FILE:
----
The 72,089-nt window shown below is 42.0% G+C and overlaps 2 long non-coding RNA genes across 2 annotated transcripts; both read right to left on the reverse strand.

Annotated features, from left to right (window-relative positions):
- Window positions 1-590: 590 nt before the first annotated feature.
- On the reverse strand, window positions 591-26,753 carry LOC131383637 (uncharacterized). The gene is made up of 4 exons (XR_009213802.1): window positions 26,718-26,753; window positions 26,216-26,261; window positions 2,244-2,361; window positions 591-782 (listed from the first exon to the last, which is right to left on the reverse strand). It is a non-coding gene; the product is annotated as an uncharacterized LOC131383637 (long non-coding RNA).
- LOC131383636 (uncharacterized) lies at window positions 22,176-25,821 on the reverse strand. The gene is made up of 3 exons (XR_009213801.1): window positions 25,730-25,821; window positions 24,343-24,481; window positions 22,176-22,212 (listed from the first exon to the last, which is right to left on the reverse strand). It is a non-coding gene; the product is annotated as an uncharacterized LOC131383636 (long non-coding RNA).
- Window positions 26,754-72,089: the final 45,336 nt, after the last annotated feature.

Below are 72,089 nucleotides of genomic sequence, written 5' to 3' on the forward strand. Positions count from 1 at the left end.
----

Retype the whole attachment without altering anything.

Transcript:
The 72,089-nt window shown below is 42.0% G+C and overlaps 2 long non-coding RNA genes across 2 annotated transcripts; both read right to left on the reverse strand.

Annotated features, from left to right (window-relative positions):
- Window positions 1-590: 590 nt before the first annotated feature.
- On the reverse strand, window positions 591-26,753 carry LOC131383637 (uncharacterized). The gene is made up of 4 exons (XR_009213802.1): window positions 26,718-26,753; window positions 26,216-26,261; window positions 2,244-2,361; window positions 591-782 (listed from the first exon to the last, which is right to left on the reverse strand). It is a non-coding gene; the product is annotated as an uncharacterized LOC131383637 (long non-coding RNA).
- LOC131383636 (uncharacterized) lies at window positions 22,176-25,821 on the reverse strand. The gene is made up of 3 exons (XR_009213801.1): window positions 25,730-25,821; window positions 24,343-24,481; window positions 22,176-22,212 (listed from the first exon to the last, which is right to left on the reverse strand). It is a non-coding gene; the product is annotated as an uncharacterized LOC131383636 (long non-coding RNA).
- Window positions 26,754-72,089: the final 45,336 nt, after the last annotated feature.

Below are 72,089 nucleotides of genomic sequence, written 5' to 3' on the forward strand. Positions count from 1 at the left end.